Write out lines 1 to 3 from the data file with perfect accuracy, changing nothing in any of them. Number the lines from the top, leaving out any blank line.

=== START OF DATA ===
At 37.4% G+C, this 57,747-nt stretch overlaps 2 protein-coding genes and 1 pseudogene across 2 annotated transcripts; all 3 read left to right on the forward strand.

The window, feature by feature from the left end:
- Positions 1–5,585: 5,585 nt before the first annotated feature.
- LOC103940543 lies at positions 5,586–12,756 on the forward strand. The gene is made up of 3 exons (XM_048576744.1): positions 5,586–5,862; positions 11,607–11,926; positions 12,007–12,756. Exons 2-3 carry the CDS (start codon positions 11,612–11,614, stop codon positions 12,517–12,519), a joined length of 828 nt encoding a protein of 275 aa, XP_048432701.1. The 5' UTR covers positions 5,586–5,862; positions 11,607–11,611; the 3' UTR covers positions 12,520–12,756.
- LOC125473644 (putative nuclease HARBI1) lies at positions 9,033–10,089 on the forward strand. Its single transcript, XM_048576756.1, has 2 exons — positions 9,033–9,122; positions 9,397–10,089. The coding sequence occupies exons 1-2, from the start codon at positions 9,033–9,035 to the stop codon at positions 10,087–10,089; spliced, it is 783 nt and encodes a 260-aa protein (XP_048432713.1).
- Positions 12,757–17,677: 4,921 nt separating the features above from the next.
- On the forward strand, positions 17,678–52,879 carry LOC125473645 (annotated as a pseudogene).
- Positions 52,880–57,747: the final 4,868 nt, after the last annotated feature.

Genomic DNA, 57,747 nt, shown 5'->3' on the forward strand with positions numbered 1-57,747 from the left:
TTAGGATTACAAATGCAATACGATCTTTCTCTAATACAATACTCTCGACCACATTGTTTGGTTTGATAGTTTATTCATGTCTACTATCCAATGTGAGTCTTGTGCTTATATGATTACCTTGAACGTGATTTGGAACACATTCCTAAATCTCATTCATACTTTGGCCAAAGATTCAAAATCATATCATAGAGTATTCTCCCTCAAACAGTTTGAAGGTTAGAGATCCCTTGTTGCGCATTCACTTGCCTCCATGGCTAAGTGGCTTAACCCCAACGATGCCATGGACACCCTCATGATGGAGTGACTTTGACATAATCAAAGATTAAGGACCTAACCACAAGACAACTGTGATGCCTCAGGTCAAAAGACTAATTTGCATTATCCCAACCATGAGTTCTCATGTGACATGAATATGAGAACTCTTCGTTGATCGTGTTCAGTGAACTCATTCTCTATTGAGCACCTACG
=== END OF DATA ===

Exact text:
At 37.4% G+C, this 57,747-nt stretch overlaps 2 protein-coding genes and 1 pseudogene across 2 annotated transcripts; all 3 read left to right on the forward strand.

The window, feature by feature from the left end:
- Positions 1–5,585: 5,585 nt before the first annotated feature.